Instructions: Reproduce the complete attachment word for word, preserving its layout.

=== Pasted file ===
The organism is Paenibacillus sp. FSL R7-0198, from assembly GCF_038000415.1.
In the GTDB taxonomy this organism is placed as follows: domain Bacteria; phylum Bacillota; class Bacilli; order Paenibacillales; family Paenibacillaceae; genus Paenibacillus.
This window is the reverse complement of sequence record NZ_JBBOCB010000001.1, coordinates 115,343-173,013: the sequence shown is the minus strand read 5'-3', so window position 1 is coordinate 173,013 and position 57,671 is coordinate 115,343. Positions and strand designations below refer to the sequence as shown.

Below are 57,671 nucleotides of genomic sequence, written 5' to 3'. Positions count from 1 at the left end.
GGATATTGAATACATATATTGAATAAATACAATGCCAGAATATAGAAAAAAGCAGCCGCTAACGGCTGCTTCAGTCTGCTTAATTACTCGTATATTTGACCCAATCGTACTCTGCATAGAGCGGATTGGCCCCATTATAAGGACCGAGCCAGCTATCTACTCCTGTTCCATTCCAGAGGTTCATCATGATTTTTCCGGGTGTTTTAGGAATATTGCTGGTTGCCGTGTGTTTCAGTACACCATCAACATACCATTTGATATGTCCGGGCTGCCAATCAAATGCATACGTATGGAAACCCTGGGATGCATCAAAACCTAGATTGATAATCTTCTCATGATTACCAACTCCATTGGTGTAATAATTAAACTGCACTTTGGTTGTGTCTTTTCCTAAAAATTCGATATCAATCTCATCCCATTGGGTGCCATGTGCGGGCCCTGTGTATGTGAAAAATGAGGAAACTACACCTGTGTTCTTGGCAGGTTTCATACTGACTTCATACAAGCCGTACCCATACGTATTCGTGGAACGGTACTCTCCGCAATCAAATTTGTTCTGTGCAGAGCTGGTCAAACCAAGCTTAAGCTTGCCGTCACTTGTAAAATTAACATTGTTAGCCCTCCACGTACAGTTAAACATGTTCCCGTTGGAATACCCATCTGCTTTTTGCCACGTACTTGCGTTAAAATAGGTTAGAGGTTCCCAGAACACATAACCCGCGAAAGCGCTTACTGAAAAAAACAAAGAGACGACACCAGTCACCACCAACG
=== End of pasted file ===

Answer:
The organism is Paenibacillus sp. FSL R7-0198, from assembly GCF_038000415.1.
In the GTDB taxonomy this organism is placed as follows: domain Bacteria; phylum Bacillota; class Bacilli; order Paenibacillales; family Paenibacillaceae; genus Paenibacillus.
This window is the reverse complement of sequence record NZ_JBBOCB010000001.1, coordinates 115,343-173,013: the sequence shown is the minus strand read 5'-3', so window position 1 is coordinate 173,013 and position 57,671 is coordinate 115,343. Positions and strand designations below refer to the sequence as shown.

Below are 57,671 nucleotides of genomic sequence, written 5' to 3'. Positions count from 1 at the left end.
GGATATTGAATACATATATTGAATAAATACAATGCCAGAATATAGAAAAAAGCAGCCGCTAACGGCTGCTTCAGTCTGCTTAATTACTCGTATATTTGACCCAATCGTACTCTGCATAGAGCGGATTGGCCCCATTATAAGGACCGAGCCAGCTATCTACTCCTGTTCCATTCCAGAGGTTCATCATGATTTTTCCGGGTGTTTTAGGAATATTGCTGGTTGCCGTGTGTTTCAGTACACCATCAACATACCATTTGATATGTCCGGGCTGCCAATCAAATGCATACGTATGGAAACCCTGGGATGCATCAAAACCTAGATTGATAATCTTCTCATGATTACCAACTCCATTGGTGTAATAATTAAACTGCACTTTGGTTGTGTCTTTTCCTAAAAATTCGATATCAATCTCATCCCATTGGGTGCCATGTGCGGGCCCTGTGTATGTGAAAAATGAGGAAACTACACCTGTGTTCTTGGCAGGTTTCATACTGACTTCATACAAGCCGTACCCATACGTATTCGTGGAACGGTACTCTCCGCAATCAAATTTGTTCTGTGCAGAGCTGGTCAAACCAAGCTTAAGCTTGCCGTCACTTGTAAAATTAACATTGTTAGCCCTCCACGTACAGTTAAACATGTTCCCGTTGGAATACCCATCTGCTTTTTGCCACGTACTTGCGTTAAAATAGGTTAGAGGTTCCCAGAACACATAACCCGCGAAAGCGCTTACTGAAAAAAACAAAGAGACGACACCAGTCACCACCAACG